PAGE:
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The Federal Reserve’s reliance on macroprudential policy

In a recent speech Federal Reserve Chair Yellen has emphasized the economic cost of making financial risk a key consideration of monetary policy. While accommodative and non-conventional monetary policy may boost risk taking, enhanced regulation should secure financial system resilience and contain excesses. Only when macroprudential policy cannot achieve that goal should monetary policy step in. That time would not be now.

“Monetary policy and financial stability”, Janet L. Yellen
2014 Michel Camdessus Central Banking Lecture,2 July 2014.

The below are excerpts from the speech. Cursive lines and emphasis have been added.

The three principles of financial risk policy

“I see three key principles that should guide the interaction of monetary policy and macroprudential policy in the United States.

  • First, it is critical for regulators to complete their efforts at implementing a macroprudential approach to enhance resilience within the financial system, which will minimize the likelihood that monetary policy will need to focus on financial stability… Key steps along this path include…[i] full implementation of Basel III, including new liquidity requirements; [ii] enhanced prudential standards for systemically important firms… [iii] expansion of the regulatory umbrella to incorporate all systemically important firms…[iv] the institution of an effective, cross-border resolution regime…and [v] consideration of regulations…to limit leverage in sectors beyond the banking sector…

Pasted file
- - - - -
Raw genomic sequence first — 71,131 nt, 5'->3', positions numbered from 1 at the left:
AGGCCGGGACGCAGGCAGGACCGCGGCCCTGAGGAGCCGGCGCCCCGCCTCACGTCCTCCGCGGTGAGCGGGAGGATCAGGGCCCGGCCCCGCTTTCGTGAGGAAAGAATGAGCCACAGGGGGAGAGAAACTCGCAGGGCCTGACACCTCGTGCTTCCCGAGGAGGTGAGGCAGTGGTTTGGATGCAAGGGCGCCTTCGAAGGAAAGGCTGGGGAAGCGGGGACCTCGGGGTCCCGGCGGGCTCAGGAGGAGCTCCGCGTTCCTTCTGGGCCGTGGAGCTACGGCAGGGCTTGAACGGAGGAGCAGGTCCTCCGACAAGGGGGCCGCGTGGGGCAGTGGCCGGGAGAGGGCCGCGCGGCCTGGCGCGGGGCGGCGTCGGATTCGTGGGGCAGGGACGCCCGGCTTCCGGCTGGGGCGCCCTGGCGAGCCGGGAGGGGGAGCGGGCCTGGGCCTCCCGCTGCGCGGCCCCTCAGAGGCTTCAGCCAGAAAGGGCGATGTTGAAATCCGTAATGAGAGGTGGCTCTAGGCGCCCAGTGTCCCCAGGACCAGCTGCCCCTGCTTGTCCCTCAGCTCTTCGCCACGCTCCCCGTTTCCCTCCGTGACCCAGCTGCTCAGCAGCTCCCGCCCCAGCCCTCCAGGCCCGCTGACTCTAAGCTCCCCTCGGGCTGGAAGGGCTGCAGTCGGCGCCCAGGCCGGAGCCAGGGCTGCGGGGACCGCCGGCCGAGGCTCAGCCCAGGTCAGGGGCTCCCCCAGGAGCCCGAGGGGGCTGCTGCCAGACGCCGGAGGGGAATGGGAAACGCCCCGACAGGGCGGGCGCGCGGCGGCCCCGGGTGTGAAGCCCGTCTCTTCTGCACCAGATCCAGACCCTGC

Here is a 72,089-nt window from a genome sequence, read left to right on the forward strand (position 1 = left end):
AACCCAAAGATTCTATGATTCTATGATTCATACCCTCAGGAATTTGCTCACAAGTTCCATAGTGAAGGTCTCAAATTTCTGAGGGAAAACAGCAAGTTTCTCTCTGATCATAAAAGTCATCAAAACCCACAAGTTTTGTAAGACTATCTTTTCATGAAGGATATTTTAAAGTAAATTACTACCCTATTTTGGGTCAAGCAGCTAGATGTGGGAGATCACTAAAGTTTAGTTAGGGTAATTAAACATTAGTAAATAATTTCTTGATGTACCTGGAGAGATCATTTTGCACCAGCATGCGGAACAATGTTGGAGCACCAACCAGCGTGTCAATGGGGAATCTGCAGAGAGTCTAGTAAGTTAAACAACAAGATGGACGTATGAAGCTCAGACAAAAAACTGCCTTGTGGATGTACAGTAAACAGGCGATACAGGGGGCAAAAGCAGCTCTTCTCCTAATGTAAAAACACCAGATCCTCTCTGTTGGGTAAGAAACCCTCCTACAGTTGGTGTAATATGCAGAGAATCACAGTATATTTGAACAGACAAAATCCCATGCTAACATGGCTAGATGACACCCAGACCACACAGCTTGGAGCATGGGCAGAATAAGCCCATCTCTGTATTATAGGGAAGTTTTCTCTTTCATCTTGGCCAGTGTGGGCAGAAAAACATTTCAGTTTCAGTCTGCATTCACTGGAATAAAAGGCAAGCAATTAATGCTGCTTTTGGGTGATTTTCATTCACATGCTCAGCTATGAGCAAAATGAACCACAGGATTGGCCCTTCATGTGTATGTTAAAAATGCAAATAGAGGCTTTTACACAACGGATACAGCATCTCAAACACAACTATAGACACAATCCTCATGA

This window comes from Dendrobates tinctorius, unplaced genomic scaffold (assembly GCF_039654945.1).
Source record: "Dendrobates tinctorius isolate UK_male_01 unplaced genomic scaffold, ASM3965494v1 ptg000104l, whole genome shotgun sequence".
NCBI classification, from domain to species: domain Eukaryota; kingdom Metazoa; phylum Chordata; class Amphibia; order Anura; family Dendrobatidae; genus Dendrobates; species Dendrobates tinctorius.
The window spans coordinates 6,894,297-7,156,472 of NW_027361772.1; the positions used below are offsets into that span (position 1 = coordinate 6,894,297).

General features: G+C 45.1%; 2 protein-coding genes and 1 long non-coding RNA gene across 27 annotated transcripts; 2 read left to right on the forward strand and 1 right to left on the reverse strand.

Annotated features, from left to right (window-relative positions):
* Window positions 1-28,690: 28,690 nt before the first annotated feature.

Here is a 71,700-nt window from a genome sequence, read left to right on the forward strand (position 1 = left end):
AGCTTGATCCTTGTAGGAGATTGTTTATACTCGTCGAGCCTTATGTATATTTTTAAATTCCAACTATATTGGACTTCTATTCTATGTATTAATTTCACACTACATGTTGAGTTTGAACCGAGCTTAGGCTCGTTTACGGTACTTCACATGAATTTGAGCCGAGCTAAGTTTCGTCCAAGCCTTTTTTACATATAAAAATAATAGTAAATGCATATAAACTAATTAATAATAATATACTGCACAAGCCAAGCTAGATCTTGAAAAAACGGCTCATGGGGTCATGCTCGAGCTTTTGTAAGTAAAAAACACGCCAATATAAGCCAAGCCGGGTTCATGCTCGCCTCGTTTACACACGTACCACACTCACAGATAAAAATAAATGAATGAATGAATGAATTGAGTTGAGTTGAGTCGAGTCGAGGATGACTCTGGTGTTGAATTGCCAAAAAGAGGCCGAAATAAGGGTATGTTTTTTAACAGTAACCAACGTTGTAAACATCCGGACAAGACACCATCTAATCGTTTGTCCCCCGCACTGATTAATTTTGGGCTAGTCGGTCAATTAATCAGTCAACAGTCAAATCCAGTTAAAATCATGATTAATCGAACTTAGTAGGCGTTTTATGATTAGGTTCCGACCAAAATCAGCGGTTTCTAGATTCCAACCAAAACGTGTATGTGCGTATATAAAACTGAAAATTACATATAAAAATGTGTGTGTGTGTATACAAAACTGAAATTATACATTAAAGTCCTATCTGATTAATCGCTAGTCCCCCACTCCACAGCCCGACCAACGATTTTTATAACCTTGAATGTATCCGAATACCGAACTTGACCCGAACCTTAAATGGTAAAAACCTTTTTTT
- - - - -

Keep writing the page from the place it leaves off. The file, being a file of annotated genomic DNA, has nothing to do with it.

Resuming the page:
• Second, policymakers must…be realistic about the ability of macroprudential tools to influence [evolving financial risk] developments. The limitations of macroprudential policies reflect the potential for risks to emerge outside sectors subject to regulation, the potential for supervision and regulation to miss emerging risks, the uncertain efficacy of new macroprudential tools such as a countercyclical capital buffer, and the potential for such policy steps to be delayed or to lack public support. Given such limitations, adjustments in monetary policy may, at times, be needed to curb risks to financial stability